The IBM PC comes with one of two display options. There is no display circuitry on the main board, so the user has to add either of the two display cards:
  1. The Monochrome Display Adapter (MDA). This one provides a single monochrome (2 colours) text display mode, at 80x25 with characters rendered in a 9x14 matrix. A green monochrome monitor is supplied. The card displays characters in one of five attributes: normal, bold (brighter text), inverse video, underline and blinking. Most of the attributes cannot be combined. The Motorola 6845 CRT controller is used to generate the image.
  2. The Colour Graphics Adapter (CGA) comes with a colour monitor. It is capable of the following display modes:
    • Text mode at 80x25x16. The colours are the standard eight video colours with eight dimmer versions. The dim version of yellow is brown/orange; the dark version of white is light grey. Black is the dim version of dark grey. The CGA can only do one special attribute, blinking text (inverse and bright may be emulated by using the colours; underline is impossible without direct manipulation of the graphics chip, the Motorola 6845 CRT controller. Characters rendered in an 8x8 matrix.
    • Text resolution at 40x25x16. Same as the previous mode otherwise.
    • Graphics Resolution at 320x200x4, chosen out of two predefined palettes. The first and most common is black, white, cyan and magenta; the second is black, yellow, green and red. Text is rendered in the usual 8x8 matrix, for a text resolution of 40x25x4.
    • High resolution graphics at 640x200x2 (black and white only). Text resolution at 80x25x2.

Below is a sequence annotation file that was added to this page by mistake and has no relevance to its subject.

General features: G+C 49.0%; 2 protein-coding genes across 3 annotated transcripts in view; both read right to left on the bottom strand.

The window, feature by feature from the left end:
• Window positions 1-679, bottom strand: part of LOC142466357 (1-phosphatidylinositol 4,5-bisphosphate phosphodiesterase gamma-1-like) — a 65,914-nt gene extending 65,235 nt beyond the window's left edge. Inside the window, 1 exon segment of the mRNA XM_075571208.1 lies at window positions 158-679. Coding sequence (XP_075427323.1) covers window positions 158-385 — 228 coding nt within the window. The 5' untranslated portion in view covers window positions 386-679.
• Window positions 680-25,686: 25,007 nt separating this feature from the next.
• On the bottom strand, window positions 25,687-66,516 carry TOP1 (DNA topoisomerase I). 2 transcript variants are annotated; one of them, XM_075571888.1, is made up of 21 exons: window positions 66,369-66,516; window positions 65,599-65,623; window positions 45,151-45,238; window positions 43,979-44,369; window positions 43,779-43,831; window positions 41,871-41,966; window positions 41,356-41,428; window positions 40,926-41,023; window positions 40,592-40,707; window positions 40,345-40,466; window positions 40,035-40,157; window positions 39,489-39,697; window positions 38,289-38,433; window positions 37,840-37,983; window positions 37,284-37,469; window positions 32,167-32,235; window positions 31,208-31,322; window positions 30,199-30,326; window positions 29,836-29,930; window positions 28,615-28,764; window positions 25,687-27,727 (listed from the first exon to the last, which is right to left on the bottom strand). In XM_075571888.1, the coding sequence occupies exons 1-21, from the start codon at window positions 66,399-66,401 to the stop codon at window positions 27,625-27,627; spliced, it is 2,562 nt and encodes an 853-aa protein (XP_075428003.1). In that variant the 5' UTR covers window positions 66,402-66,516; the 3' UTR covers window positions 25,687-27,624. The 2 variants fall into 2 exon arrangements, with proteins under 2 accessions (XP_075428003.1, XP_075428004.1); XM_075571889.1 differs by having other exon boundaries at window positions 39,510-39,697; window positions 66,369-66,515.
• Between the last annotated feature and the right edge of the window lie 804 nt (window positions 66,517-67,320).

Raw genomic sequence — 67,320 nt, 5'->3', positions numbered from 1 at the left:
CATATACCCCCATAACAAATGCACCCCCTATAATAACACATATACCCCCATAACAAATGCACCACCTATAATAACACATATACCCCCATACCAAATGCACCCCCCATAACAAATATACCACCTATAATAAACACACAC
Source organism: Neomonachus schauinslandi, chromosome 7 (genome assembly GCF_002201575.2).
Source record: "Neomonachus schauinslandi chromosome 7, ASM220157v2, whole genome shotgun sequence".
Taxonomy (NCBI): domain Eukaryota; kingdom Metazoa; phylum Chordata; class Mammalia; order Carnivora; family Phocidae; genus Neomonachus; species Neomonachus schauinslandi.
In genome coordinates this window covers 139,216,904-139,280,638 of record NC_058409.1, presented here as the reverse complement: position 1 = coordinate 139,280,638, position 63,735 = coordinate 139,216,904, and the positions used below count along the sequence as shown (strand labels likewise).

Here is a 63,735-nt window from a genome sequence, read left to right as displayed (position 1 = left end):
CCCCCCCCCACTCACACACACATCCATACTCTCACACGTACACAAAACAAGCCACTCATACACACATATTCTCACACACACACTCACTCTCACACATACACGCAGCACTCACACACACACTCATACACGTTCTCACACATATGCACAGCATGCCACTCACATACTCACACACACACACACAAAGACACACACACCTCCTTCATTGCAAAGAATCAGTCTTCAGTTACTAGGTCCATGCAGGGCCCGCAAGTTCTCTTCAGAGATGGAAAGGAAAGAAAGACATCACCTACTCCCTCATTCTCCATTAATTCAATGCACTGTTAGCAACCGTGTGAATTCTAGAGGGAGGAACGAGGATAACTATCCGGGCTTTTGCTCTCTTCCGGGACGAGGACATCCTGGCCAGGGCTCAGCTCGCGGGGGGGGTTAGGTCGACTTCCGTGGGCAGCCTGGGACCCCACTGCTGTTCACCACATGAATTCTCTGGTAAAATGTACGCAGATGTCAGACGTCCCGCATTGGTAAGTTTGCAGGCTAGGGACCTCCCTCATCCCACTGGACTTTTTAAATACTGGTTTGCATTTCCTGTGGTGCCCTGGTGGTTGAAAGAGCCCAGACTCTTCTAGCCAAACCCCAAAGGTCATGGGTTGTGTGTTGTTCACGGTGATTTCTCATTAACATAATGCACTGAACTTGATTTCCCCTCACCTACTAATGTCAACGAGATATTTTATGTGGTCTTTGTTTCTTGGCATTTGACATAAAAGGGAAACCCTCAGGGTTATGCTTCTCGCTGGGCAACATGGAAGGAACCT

• There is also an additional mode unsupported by the BIOS. It offers a graphics resolution of 160x100x16.

    The CGA connected to its monitor through a 9-pin D plug. There was also an RCA output for a composite monitor (unlike the MDA). Internally, there was a connector for a light-pen.

Both display cards come with 32 kbytes of framebuffer RAM. The unused memory (when doing text modes, for example) is reclaimed by using a ’paged’ technique, where the card keeps eight different frames in its memory and can display any of them at will.

The character set is fixed for both cards, since it comes in ROM. It includes a complete ASCII set plus 160 other special characters, including block graphics, grey shades, frame characters, international accented characters and general purpose obscure semi-graphics characters. These seem to have originated from the character set of some Wang word-processing system.

Third party video adapters were soon created for the 5150 to cover the huge holes left by IBM's ones. One of the classics was the Hercules Graphics Adapter. This was exactly like the MDA, but also supported a graphics mode of 720x350. Unfortunately, this was not supported in the BIOS. Later third party cards were dual and emulated both CGA and MDA using the same monitor. This allowed the user to run games on the CGA part of the card and serious applications on the Hercules/MDA part (since it had better monochrome graphics and more legible characters).

All of these cards came with a bonus parallel port (the 6845 had built-in hardware for this).

Simple beeper, driven by a timer so that the CPU didn't have to occupy itself with producing sounds.
Peripheral Memory
None by default (the tape port was used instead). An IBM optional controller card allowed the use of one to three full height, Single Sided Double Density 5.25-inch, 160 kbyte floppy drives, for a total of 160 KiB, 320 KiB or 480 KiB.

The third drive was connected externally. Later floppy drives had a capacity of 180 kbytes (SSDD), 320 kbytes (DSDD) or 360 kbytes (DSDD). Later yet, a 720 kbyte Double-Sided Double-Density 3.5-inch floppy drive could be added, for yet more combinations.

Given these floppy drives, the maximum storage capacity for the IBM 5150 was 1.41 MiB, using two 360 kbyte floppy drives and one 720 kbyte external 3.5 inch drive, but that was much later than the PC's release date.

Minimal facilities on the mainboard plus the pre-installed display card: Using add-on cards, almost anything could be added, including a real time clock, serial ports, parallel ports, Ethernet, modems, etc.